Although existentialism has its roots in thinkers like Soren Kierkegaard, Fyodor Dostoyevsky, and Friedrich Nietzsche—all of whom died before Malraux was born—the French representation of the philosophy is quite different from its predecessors, mostly because of the historical context in which it arose. There is, in short, a sharper edge to the writings of the French existentialists. Unlike the early existentialists, French existentialists like Malraux and Sartre in particular developed their ideas in the face of World War II, and their presentation of the questions of meaning, life, death, and action found resonance in the world at large, suffering as it was from the holocaustal logic imposed by the Nazis—and accepted to an unconscionable extent by the rest of the world. Because of this peculiar historical context, French existentialism became a dominant philosophical mode for artists and authors in the twentieth century. The influence of these thinkers can be seen in the later work of many authors, including Samuel Beckett and Thomas Pynchon, each of whom explore the concept of the absurdity of life in their own fiction and drama.



After a long career as a fiction writer, Malraux set out to write his autobiography. Here are a few more examples of popular memoirs:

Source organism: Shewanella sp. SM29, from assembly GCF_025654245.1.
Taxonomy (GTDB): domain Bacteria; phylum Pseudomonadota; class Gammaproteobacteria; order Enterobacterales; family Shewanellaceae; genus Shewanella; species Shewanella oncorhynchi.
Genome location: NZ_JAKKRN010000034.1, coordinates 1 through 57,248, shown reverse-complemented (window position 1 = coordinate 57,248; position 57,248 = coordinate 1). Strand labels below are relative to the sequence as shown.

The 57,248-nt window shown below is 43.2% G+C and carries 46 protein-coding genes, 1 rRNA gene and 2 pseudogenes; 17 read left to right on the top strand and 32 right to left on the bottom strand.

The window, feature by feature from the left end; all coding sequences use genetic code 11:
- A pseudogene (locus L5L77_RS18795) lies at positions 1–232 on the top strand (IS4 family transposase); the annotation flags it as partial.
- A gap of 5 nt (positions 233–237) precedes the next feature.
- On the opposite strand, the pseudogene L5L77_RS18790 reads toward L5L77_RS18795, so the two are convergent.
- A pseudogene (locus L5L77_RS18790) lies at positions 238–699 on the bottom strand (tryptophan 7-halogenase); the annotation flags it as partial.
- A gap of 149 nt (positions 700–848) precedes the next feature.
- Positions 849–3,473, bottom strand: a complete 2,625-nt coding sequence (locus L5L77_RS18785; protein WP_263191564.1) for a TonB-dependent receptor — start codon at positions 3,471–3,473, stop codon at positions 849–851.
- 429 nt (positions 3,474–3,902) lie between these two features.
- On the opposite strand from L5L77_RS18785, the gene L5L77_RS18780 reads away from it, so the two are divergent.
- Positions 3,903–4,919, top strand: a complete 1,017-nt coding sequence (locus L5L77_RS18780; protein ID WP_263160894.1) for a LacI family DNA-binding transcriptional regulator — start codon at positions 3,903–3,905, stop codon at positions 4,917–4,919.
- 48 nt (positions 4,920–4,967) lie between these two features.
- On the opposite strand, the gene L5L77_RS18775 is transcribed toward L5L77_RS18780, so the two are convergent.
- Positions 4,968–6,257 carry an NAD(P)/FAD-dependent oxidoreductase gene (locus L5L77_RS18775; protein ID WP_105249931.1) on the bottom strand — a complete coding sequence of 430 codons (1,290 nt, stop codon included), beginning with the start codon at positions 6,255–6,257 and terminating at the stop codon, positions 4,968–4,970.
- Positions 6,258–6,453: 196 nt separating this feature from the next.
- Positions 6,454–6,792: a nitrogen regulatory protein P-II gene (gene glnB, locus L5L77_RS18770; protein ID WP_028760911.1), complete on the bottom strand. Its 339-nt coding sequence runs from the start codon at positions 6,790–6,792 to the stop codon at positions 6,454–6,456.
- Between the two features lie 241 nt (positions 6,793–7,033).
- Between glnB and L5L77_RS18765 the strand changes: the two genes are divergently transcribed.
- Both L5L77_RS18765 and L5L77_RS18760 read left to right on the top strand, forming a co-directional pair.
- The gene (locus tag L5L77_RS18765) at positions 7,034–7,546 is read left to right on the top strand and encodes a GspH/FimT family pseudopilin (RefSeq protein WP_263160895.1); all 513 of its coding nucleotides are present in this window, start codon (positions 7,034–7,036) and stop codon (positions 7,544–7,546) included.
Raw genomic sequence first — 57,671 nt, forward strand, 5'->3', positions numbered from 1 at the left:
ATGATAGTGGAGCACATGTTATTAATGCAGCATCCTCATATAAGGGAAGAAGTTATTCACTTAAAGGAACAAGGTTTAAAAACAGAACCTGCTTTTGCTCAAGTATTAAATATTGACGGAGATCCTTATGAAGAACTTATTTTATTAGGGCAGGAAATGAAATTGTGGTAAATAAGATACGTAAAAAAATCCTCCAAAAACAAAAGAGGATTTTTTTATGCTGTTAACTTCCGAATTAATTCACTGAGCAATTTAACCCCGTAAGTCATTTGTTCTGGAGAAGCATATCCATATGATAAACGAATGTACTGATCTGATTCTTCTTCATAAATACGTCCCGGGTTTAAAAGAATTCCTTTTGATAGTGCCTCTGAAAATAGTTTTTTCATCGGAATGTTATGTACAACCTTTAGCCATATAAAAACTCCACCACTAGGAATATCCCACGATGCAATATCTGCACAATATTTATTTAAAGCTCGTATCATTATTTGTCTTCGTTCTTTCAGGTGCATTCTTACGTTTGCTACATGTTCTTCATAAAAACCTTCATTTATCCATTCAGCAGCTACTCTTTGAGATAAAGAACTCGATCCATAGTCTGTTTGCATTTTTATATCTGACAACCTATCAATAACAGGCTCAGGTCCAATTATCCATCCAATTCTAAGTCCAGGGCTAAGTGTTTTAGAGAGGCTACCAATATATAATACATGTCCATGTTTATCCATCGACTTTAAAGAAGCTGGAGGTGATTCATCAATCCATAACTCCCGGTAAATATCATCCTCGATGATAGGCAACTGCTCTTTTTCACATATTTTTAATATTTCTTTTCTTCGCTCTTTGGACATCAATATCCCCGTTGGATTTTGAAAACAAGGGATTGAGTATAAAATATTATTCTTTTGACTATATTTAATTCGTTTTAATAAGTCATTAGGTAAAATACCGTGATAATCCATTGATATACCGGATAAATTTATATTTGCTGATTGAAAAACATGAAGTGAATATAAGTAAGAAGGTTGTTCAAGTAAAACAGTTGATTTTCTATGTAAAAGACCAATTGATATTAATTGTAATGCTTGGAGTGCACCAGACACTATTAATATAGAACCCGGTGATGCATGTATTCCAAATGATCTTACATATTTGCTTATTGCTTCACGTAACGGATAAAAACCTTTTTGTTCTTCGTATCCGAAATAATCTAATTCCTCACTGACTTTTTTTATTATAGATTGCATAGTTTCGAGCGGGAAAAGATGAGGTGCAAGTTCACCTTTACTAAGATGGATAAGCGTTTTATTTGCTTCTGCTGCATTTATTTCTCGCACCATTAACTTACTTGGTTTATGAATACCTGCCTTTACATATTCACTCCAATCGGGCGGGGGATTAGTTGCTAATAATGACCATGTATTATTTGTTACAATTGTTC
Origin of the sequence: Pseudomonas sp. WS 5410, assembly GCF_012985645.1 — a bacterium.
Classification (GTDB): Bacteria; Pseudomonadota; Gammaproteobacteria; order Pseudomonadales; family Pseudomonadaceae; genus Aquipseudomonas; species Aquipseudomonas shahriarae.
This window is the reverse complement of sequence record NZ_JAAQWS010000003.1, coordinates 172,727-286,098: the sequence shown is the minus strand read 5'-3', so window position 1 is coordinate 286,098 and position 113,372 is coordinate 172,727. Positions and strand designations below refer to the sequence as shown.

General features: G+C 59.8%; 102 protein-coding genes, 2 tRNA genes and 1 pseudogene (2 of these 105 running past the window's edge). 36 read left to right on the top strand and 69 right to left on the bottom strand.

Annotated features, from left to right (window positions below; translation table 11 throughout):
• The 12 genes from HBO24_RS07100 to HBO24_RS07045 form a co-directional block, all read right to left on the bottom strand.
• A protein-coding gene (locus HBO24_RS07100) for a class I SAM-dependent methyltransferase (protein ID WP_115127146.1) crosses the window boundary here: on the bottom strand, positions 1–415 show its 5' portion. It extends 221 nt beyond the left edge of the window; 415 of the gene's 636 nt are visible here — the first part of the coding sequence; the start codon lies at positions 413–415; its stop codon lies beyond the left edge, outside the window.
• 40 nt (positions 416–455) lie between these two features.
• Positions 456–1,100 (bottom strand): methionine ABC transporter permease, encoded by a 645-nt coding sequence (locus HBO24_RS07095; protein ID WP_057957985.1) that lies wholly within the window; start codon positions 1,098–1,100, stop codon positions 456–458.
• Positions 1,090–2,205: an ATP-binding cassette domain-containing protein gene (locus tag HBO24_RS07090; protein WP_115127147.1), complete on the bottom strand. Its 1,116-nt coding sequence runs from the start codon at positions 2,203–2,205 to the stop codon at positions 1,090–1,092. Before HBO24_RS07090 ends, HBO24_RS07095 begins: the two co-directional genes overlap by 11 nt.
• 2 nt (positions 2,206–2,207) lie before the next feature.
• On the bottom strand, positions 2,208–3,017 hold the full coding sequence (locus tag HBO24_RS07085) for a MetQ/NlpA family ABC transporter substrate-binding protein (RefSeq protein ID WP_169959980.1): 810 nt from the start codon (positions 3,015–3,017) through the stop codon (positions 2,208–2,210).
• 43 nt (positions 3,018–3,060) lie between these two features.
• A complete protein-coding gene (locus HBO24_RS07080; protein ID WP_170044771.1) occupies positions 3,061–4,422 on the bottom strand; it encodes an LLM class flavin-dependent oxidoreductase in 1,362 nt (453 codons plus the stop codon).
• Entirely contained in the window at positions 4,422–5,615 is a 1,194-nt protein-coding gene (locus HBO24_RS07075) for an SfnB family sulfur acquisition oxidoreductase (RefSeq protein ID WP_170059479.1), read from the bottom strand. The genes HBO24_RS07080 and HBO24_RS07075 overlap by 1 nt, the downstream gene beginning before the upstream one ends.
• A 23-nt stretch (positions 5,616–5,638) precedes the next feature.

Memories, Dreams, Reflections (1961), an analytical memoir by Carl Jung. In this text, psychoanalyst Carl Jung recalls the major events of his life and offers psychoanalytical analysis of his dreams and memories—in essence, he turns himself into a patient.

Chronicles (2004), an entertainment memoir by Bob Dylan. Musician Bob Dylan discusses some of the pivotal moments in his life and career, focusing on his love for the work of other musicians, authors, and filmmakers. Throughout the text, however, the reader is aware of Dylan's admission that he has on numerous occasions lied to the media, thereby calling into question the validity of the memoir itself.

This Boy's Life (1989), a literary memoir by Tobias Wolff. Novelist and short-story writer Tobias Wolff describes his own childhood—including the abuse he suffered at the hands of his stepfather—in this memoir that was later turned into a film starring Leonardo DiCaprio as young Toby Wolff.


Works in Critical Context

Although Malraux’s reputation rests on his novels—in particular Man’s Fate, for which he won the Prix Goncourt, France’s most prestigious literary award—and although his novels have found nearly universal acclaim, more recent critical attention has been paid to nontraditional aspects of his novels and, even more so, to Malraux’s autobiographical material. In Man’s Fate, for instance, critics have turned away from analyzing the merit of Malraux’s representation of the existential dilemma and have begun to study the novel with a critical eye to Malraux’s representation of women. As far as form goes, however, Malraux’s autobiographical material has been deemed revolutionary for its transcendence of the limitations associated with more traditional autobiographies—a transcendence achieved by making the validity of self-perception one of the central questions of the text.